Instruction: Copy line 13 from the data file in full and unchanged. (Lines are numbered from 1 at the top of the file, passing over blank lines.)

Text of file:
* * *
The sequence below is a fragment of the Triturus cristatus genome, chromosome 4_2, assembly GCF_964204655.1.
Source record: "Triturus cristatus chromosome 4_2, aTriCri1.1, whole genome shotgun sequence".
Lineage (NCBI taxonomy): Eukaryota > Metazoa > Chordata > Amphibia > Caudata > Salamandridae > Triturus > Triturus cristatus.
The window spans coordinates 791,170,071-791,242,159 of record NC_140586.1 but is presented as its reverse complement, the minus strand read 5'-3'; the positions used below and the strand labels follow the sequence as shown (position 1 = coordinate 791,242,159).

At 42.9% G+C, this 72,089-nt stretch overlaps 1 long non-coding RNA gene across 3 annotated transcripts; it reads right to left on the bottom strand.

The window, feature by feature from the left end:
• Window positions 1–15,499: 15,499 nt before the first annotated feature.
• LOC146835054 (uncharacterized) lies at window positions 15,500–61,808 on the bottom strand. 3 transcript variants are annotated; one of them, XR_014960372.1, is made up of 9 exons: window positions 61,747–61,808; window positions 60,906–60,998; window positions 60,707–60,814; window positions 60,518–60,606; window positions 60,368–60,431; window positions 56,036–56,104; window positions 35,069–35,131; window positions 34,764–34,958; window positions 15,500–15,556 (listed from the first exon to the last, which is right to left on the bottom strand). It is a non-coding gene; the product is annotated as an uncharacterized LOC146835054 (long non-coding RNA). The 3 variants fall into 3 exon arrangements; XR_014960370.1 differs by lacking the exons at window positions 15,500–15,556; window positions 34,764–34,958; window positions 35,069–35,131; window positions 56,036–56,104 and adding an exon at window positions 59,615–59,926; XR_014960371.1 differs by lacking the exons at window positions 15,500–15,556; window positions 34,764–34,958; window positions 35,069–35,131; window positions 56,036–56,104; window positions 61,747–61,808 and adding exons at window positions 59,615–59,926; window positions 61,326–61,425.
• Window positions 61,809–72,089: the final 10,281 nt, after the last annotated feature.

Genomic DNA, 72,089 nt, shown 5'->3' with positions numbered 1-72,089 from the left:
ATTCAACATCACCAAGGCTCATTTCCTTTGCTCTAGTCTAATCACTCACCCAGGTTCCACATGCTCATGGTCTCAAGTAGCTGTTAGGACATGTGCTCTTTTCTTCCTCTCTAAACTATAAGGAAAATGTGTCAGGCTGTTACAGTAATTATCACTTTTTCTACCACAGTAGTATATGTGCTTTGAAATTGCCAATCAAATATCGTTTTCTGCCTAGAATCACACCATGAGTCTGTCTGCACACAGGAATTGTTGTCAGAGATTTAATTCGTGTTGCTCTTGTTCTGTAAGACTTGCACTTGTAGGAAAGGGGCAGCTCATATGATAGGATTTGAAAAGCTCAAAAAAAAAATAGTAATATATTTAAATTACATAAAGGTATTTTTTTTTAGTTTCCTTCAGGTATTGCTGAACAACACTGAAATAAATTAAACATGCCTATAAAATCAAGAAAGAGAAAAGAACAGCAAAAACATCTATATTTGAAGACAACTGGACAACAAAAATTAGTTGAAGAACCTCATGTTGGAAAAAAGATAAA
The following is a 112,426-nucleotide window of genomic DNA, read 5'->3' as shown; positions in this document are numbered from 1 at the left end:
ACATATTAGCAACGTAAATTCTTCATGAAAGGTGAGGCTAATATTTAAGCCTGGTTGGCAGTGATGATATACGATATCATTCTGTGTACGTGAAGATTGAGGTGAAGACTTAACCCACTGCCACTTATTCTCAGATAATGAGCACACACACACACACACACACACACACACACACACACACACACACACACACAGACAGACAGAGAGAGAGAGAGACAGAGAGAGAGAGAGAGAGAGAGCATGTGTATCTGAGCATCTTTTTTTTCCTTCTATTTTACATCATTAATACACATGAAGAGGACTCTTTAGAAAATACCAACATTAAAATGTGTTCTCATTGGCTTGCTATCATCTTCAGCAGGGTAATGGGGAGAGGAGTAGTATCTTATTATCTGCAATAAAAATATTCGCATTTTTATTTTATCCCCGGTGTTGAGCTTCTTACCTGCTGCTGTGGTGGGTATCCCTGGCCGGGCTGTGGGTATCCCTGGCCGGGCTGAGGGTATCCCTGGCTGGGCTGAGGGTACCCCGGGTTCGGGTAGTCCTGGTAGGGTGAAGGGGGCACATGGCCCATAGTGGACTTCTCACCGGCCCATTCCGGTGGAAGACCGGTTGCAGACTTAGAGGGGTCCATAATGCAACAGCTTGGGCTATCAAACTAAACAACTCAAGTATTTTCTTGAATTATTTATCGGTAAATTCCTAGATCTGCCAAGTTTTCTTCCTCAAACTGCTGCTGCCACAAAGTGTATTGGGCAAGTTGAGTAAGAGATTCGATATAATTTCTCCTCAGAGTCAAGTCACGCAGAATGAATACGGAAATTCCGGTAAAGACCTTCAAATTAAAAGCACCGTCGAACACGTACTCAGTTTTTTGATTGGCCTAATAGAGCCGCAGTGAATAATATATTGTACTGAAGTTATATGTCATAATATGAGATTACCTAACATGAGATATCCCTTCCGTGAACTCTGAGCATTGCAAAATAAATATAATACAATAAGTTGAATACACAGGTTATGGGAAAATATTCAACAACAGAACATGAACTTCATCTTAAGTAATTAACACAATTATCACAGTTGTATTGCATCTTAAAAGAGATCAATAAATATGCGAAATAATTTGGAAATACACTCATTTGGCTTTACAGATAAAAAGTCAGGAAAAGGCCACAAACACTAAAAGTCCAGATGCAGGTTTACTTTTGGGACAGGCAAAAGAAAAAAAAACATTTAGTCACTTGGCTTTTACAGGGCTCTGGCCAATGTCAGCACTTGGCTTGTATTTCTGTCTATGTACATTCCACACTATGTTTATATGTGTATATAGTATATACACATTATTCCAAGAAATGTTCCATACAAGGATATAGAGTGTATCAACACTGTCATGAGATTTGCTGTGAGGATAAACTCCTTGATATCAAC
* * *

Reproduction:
ACATATTAGCAACGTAAATTCTTCATGAAAGGTGAGGCTAATATTTAAGCCTGGTTGGCAGTGATGATATACGATATCATTCTGTGTACGTGAAGATTGAGGTGAAGACTTAACCCACTGCCACTTATTCTCAGATAATGAGCACACACACACACACACACACACACACACACACACACACACACACACACACAGACAGACAGAGAGAGAGAGAGACAGAGAGAGAGAGAGAGAGAGAGCATGTGTATCTGAGCATCTTTTTTTTCCTTCTATTTTACATCATTAATACACATGAAGAGGACTCTTTAGAAAATACCAACATTAAAATGTGTTCTCATTGGCTTGCTATCATCTTCAGCAGGGTAATGGGGAGAGGAGTAGTATCTTATTATCTGCAATAAAAATATTCGCATTTTTATTTTATCCCCGGTGTTGAGCTTCTTACCTGCTGCTGTGGTGGGTATCCCTGGCCGGGCTGTGGGTATCCCTGGCCGGGCTGAGGGTATCCCTGGCTGGGCTGAGGGTACCCCGGGTTCGGGTAGTCCTGGTAGGGTGAAGGGGGCACATGGCCCATAGTGGACTTCTCACCGGCCCATTCCGGTGGAAGACCGGTTGCAGACTTAGAGGGGTCCATAATGCAACAGCTTGGGCTATCAAACTAAACAACTCAAGTATTTTCTTGAATTATTTATCGGTAAATTCCTAGATCTGCCAAGTTTTCTTCCTCAAACTGCTGCTGCCACAAAGTGTATTGGGCAAGTTGAGTAAGAGATTCGATATAATTTCTCCTCAGAGTCAAGTCACGCAGAATGAATACGGAAATTCCGGTAAAGACCTTCAAATTAAAAGCACCGTCGAACACGTACTCAGTTTTTTGATTGGCCTAATAGAGCCGCAGTGAATAATATATTGTACTGAAGTTATATGTCATAATATGAGATTACCTAACATGAGATATCCCTTCCGTGAACTCTGAGCATTGCAAAATAAATATAATACAATAAGTTGAATACACAGGTTATGGGAAAATATTCAACAACAGAACATGAACTTCATCTTAAGTAATTAACACAATTATCACAGTTGTATTGCATCTTAAAAGAGATCAATAAATATGCGAAATAATTTGGAAATACACTCATTTGGCTTTACAGATAAAAAGTCAGGAAAAGGCCACAAACACTAAAAGTCCAGATGCAGGTTTACTTTTGGGACAGGCAAAAGAAAAAAAAACATTTAGTCACTTGGCTTTTACAGGGCTCTGGCCAATGTCAGCACTTGGCTTGTATTTCTGTCTATGTACATTCCACACTATGTTTATATGTGTATATAGTATATACACATTATTCCAAGAAATGTTCCATACAAGGATATAGAGTGTATCAACACTGTCATGAGATTTGCTGTGAGGATAAACTCCTTGATATCAAC